What causes what? The human brain is programmed to answer this question constantly. This how we survive. What made that noise? Bear made that noise. What caused my hand to hurt? Fire caused my hand to hurt.
We are so eager to figure what causes what — that we often get it wrong. I wore my lucky hat to the game. My team won. Therefore, my lucky hat caused my team to win.
One hundred years ago, European statesmen — emperors, prime ministers, diplomats, generals — were in the process of stumbling, or as Christopher Clark would say, "sleepwalking," into a gigantic war. The Sleepwalkers:How Europe Went to War in 1914 is Clark's history of Europe in the years leading up to World War I — a war that claimed 20 million lives, injured even more than that and destroyed three of the empires that fought it. Clark joins NPR's Robert Siegel to talk about the book.
Originally published on Thu April 25, 2013 5:29 pm
Like last year's fracking drama Promised Land, the new movie At Any Price is about farm people getting pushed around by corporations — except that there's no Matt Damon to rescue them, cleanse his soul and snag Rosemarie DeWitt in the bargain.
Microsoft founder Bill Gates met with South Korean President Park Geun-hye Monday, part of a visit to build business ties and boost nuclear energy plans. But it was the handshake they shared that created the biggest stir in Korean society, after Gates greeted Park with a smile — and his left hand jammed into his pants pocket.
Nutrition labeling has been required on packaged food since 1990, and the new federal food safety law will require calorie counts to be posted for restaurant food — all in an effort to get the American public to eat healthier.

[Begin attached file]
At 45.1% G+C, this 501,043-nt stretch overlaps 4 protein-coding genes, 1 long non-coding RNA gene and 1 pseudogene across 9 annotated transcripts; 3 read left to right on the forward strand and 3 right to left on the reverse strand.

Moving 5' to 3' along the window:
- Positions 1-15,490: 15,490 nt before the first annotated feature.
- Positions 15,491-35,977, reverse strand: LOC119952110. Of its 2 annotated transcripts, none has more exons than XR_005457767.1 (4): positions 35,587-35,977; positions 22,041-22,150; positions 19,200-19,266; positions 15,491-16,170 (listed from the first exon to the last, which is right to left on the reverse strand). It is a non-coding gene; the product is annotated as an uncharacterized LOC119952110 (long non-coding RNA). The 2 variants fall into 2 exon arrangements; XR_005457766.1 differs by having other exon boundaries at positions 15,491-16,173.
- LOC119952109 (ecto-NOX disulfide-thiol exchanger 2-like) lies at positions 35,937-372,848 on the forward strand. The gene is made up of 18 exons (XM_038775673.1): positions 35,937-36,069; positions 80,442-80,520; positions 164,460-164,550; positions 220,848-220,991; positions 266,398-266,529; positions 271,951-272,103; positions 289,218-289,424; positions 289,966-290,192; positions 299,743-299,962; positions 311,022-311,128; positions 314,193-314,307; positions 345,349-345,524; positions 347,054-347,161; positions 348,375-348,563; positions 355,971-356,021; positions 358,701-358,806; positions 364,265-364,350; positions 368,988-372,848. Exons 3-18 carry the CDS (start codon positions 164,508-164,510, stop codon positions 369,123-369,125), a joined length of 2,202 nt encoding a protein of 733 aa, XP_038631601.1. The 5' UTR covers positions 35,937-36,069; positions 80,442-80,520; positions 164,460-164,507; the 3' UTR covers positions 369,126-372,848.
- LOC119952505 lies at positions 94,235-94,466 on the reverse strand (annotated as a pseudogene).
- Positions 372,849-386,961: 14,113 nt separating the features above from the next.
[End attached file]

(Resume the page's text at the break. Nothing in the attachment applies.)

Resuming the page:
But most studies on calorie count labels show they don't do much to nudge people toward better food choices. If I want that oh-so-delicious Chunky Monkey ice cream, knowing that a half-cup serving delivers 300 calories and 18 grams of fat isn't going to stop me.
The death of Hugo Chavez, Venezuela's bombastic and charismatic president, has left that country sharply divided. His handpicked successor, Nicolas Maduro, took over. He won a snap election, which gave the ruling party six more years. But Maduro's victory was slim. Nearly half the country supported his opponent, and that creates instability in one of the world's great oil powers. NPR's Juan Forero reports from Caracas on the uncertainty about Venezuela's future.
A different terror plot was foiled yesterday in Canada. That's according to the Canadian government. Two men are in custody. They're accused of planning to derail a passenger train with explosives. Canadian authorities say the plot was supported by al-Qaida operatives in Iran. Iran denies that.
Is it credible; is there any formal relationship between Al-Qaida and Iran? It's a question that's been explored at least as far back as the 9/11 Commission.
Now, to Dagestan in southern Russia. It's home to family members of the two Boston bombing suspects, including their parents, and they have been under siege by reporters in Dagestan. Today, the family cancelled a planned news conference, and it's now facing questions from the Russian security services. NPR's Corey Flintoff joins us from Dagestan. And, Corey, first of all, remind us why the parents are there and not in the U.S.
From NPR News, this is ALL THINGS CONSIDERED. I'm Robert Siegel.